Hailee Rome may have been on crutches, but she still beamed a wide smile on softball picture day.
Insisting on “making lemonade out of lemons,” as the old saying goes, the Ascension Catholic senior looked forward to recovering from a knee injury sustained during a tournament on March 7.
While on the road to recovery, the coronavirus pandemic forced school to close and the spring sports season to end abruptly.
As it became evident that games would be canceled, her teammates stood behind her as she ceremonially pitched for possibly the last time of her career.
Margo Castro, who assists the team in many ways, including recording statistics, captured a moving photo of the senior in the circle.
For seniors and parents, the closures and cancelations have been difficult and emotional.
Desiree Mollere’s son, Clenard Mollere Jr., is the last of her five children to graduate high school.
“We were all looking forward to his last prom, class night, graduation, etc., but we understand the severity of this virus and the importance of all lives,” Desiree Mollere said. “So, hopefully it can be postponed until a later date.”
One bright spot for the Mollere family came March 11. A star basketball player for the Donaldsonville Tigers, Mollere signed with Alameda College in Alameda, California, to continue his studies and playing career.
Ascension Catholic seniors Nicholas Hilliard and Jai Williams are exceptional student-athletes as well. Hilliard signed a football scholarship with Princeton in February, while Williams signed with Nicholls State.
Shari Hilliard, Nicholas’ mother, said the school closure has been difficult for her son’s class since they are such a close-knit group.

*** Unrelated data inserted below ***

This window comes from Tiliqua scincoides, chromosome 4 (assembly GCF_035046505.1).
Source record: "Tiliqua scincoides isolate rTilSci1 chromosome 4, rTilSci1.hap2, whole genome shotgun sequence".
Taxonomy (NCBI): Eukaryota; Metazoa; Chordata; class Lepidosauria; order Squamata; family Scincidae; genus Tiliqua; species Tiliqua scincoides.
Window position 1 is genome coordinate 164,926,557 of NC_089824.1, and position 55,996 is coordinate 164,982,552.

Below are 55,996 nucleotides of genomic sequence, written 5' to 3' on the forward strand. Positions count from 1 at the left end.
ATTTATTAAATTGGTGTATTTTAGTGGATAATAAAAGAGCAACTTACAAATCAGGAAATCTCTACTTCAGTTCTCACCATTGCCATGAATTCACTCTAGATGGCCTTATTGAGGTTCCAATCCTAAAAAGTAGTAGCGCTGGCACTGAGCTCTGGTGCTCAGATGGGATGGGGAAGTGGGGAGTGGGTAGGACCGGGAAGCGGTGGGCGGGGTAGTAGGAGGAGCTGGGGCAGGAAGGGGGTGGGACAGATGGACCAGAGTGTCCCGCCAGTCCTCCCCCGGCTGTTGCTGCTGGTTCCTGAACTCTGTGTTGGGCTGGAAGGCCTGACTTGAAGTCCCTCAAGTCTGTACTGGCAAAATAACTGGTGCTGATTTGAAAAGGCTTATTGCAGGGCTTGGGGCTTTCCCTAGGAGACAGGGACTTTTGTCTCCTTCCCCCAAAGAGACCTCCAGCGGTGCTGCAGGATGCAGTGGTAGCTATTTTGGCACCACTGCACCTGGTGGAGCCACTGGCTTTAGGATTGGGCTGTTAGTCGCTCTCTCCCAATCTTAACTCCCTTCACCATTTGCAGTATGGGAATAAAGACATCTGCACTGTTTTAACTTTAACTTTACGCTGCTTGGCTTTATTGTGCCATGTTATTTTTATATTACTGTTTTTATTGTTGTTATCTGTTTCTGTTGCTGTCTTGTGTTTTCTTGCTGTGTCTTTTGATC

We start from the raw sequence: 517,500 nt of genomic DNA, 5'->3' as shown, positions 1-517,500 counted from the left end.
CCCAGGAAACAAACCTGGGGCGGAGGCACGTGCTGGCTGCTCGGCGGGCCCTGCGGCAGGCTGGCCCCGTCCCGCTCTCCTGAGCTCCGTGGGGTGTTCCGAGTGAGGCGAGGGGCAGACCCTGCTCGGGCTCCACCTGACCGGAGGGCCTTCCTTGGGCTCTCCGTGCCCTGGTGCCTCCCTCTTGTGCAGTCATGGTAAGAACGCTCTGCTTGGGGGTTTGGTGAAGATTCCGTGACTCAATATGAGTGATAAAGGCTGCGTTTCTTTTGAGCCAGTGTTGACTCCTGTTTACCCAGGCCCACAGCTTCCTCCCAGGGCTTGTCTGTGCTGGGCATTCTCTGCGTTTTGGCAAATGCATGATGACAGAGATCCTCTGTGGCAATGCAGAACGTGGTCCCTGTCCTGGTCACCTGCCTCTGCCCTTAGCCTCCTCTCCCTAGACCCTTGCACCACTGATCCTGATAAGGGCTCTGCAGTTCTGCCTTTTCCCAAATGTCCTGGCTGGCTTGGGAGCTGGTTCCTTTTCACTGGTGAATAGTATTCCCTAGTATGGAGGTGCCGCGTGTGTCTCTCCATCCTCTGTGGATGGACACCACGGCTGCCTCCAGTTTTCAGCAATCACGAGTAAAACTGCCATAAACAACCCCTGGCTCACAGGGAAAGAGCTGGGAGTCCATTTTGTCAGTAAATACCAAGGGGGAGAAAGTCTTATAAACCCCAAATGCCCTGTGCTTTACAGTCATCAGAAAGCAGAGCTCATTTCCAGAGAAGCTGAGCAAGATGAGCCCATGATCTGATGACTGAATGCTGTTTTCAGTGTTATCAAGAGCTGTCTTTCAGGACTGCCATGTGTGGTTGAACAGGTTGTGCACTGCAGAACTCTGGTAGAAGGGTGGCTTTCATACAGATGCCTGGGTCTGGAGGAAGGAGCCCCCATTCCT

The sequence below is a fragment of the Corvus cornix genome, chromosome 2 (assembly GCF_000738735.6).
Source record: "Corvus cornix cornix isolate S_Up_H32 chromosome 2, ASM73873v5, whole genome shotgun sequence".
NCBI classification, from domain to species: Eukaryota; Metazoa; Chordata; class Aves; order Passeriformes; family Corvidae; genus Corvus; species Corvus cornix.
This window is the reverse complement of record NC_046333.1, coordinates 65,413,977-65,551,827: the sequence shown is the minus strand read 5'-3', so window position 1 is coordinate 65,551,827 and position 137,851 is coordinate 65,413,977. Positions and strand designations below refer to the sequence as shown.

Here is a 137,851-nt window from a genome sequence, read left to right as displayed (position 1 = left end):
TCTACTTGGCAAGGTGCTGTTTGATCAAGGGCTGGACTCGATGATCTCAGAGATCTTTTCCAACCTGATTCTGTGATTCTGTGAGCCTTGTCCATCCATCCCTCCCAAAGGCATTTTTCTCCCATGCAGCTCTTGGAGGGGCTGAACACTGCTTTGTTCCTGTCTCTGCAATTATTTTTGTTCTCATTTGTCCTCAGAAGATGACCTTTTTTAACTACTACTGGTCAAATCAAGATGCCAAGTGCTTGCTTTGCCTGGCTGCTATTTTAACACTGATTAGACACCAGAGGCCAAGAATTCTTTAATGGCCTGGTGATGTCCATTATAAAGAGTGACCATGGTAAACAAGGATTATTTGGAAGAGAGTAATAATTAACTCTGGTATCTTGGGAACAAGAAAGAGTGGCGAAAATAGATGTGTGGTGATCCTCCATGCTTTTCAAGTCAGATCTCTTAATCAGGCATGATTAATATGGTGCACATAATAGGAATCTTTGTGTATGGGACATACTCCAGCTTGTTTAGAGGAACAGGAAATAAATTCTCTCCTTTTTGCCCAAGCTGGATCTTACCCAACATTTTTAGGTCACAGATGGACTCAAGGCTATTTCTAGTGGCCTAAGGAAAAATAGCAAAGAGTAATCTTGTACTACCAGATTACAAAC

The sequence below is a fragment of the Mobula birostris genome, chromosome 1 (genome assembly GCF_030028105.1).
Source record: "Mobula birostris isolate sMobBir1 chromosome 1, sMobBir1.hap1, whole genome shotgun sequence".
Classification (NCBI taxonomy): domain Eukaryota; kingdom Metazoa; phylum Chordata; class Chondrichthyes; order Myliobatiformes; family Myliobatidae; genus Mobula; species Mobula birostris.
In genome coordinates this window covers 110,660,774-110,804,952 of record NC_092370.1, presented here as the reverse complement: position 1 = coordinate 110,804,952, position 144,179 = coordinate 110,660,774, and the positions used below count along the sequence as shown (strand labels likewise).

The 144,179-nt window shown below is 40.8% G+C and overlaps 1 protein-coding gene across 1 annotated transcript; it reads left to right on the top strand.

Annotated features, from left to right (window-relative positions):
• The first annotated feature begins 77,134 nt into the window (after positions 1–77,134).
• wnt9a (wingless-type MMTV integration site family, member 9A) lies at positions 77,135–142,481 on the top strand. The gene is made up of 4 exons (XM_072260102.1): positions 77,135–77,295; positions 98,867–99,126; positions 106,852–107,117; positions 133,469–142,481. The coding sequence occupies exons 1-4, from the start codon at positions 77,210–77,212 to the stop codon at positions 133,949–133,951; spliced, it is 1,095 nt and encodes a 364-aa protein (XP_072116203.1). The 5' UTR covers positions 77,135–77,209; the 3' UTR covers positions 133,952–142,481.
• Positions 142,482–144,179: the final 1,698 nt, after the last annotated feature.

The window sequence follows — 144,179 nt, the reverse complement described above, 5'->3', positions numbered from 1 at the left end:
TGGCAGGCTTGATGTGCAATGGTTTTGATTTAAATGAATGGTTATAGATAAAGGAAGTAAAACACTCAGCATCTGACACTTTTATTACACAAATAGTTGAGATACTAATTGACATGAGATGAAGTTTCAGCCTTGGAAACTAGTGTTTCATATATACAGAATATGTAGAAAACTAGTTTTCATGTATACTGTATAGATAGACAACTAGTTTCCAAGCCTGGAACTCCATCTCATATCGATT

“They have been together since Pre-K, and to miss out on celebrating the culmination of all of their accomplishments over the years is very hard, but they are resilient and they are a family. They will survive this,” Shari Hilliard said.
Landon Falcon is a member of the Ascension Catholic power-lifting team. A week after the regional meet, the state championship meet was postponed.
“Hopefully, we’ll get the chance to see him compete at the meet one last time,” said Blaire Falcon, his sister. “Our community is very strong and we will get through these difficult times.”
Landon’s mother, Sonia Falcon, said her son’s graduation is special due to her battle with cancer throughout his high school years.
“I was diagnosed with cancer in 2016, his freshman year, and fought every day to get better,” she said.
After going into remission in 2017, she looked forward to seeing her youngest child graduate.
“We will miss his last mass as a student at ACHS, his last walk on campus, him telling his first grade buddy goodbye. It’s upsetting but also exciting to say that I am alive every day to see my son and one day see him graduate,” she said.
Kelly Shally’s son, Connor, plays for the Bulldog baseball team. She agreed the last few weeks have been bittersweet.